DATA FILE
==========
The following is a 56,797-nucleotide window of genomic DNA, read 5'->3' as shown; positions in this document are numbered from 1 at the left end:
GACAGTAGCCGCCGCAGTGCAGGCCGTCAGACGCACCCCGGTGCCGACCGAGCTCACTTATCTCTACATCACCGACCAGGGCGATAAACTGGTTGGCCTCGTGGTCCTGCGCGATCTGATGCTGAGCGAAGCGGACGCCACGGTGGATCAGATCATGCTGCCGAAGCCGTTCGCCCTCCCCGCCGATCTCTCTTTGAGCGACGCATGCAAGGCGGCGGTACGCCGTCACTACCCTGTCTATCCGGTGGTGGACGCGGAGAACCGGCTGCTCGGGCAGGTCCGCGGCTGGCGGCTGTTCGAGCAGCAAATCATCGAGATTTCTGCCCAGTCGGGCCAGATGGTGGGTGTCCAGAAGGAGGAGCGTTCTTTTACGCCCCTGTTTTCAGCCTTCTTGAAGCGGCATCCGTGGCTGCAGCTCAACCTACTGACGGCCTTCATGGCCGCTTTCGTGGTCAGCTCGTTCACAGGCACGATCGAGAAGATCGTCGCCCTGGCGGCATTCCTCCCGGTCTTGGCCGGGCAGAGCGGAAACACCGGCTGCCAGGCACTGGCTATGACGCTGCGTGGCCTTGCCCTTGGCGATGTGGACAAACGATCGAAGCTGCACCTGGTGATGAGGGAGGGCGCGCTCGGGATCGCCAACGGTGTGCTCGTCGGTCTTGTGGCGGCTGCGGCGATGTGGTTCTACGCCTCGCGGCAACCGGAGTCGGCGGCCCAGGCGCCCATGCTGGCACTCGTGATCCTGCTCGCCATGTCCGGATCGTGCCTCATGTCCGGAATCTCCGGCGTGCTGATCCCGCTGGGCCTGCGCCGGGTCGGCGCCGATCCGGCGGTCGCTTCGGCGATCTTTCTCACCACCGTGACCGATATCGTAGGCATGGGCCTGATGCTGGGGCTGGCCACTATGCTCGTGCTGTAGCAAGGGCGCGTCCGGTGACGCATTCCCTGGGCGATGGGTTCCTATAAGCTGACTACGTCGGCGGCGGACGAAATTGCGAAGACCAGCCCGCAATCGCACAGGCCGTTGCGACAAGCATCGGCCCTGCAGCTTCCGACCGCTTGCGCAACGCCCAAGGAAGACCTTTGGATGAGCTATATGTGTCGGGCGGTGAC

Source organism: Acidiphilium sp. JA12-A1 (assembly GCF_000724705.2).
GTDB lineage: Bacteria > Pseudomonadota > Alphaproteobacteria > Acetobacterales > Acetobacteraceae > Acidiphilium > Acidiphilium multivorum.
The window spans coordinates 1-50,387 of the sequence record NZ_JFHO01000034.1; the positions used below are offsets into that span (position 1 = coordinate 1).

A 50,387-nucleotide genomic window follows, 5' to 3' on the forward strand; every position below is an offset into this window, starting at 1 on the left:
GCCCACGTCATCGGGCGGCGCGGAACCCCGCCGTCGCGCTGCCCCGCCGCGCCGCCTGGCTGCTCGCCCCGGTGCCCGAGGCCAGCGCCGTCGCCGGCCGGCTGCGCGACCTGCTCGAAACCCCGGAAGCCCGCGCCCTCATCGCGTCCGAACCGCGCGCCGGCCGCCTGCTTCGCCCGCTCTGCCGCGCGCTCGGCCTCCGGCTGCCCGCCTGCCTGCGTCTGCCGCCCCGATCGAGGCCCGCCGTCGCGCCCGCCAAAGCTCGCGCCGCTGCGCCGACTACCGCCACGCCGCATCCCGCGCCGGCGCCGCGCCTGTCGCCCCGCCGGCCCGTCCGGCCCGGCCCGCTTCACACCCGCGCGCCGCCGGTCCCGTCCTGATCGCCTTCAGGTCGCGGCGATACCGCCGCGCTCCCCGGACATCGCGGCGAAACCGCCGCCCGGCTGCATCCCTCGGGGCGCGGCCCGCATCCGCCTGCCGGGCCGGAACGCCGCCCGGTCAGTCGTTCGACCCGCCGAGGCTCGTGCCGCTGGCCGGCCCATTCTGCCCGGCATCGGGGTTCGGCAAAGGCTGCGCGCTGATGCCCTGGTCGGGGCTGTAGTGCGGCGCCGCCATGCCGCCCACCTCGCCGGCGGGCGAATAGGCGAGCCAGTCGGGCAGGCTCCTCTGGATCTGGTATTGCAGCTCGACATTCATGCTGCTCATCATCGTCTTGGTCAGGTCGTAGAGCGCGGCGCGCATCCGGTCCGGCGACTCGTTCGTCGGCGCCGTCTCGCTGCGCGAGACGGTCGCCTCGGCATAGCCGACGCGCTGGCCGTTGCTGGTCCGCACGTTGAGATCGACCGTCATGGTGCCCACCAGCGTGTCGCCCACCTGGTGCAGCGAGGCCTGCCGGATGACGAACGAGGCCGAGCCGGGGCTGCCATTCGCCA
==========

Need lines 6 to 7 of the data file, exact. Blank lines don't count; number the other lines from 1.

A 50,387-nucleotide genomic window follows, 5' to 3' on the forward strand; every position below is an offset into this window, starting at 1 on the left:
GCCCACGTCATCGGGCGGCGCGGAACCCCGCCGTCGCGCTGCCCCGCCGCGCCGCCTGGCTGCTCGCCCCGGTGCCCGAGGCCAGCGCCGTCGCCGGCCGGCTGCGCGACCTGCTCGAAACCCCGGAAGCCCGCGCCCTCATCGCGTCCGAACCGCGCGCCGGCCGCCTGCTTCGCCCGCTCTGCCGCGCGCTCGGCCTCCGGCTGCCCGCCTGCCTGCGTCTGCCGCCCCGATCGAGGCCCGCCGTCGCGCCCGCCAAAGCTCGCGCCGCTGCGCCGACTACCGCCACGCCGCATCCCGCGCCGGCGCCGCGCCTGTCGCCCCGCCGGCCCGTCCGGCCCGGCCCGCTTCACACCCGCGCGCCGCCGGTCCCGTCCTGATCGCCTTCAGGTCGCGGCGATACCGCCGCGCTCCCCGGACATCGCGGCGAAACCGCCGCCCGGCTGCATCCCTCGGGGCGCGGCCCGCATCCGCCTGCCGGGCCGGAACGCCGCCCGGTCAGTCGTTCGACCCGCCGAGGCTCGTGCCGCTGGCCGGCCCATTCTGCCCGGCATCGGGGTTCGGCAAAGGCTGCGCGCTGATGCCCTGGTCGGGGCTGTAGTGCGGCGCCGCCATGCCGCCCACCTCGCCGGCGGGCGAATAGGCGAGCCAGTCGGGCAGGCTCCTCTGGATCTGGTATTGCAGCTCGACATTCATGCTGCTCATCATCGTCTTGGTCAGGTCGTAGAGCGCGGCGCGCATCCGGTCCGGCGACTCGTTCGTCGGCGCCGTCTCGCTGCGCGAGACGGTCGCCTCGGCATAGCCGACGCGCTGGCCGTTGCTGGTCCGCACGTTGAGATCGACCGTCATGGTGCCCACCAGCGTGTCGCCCACCTGGTGCAGCGAGGCCTGCCGGATGACGAACGAGGCCGAGCCGGGGCTGCCATTCGCCA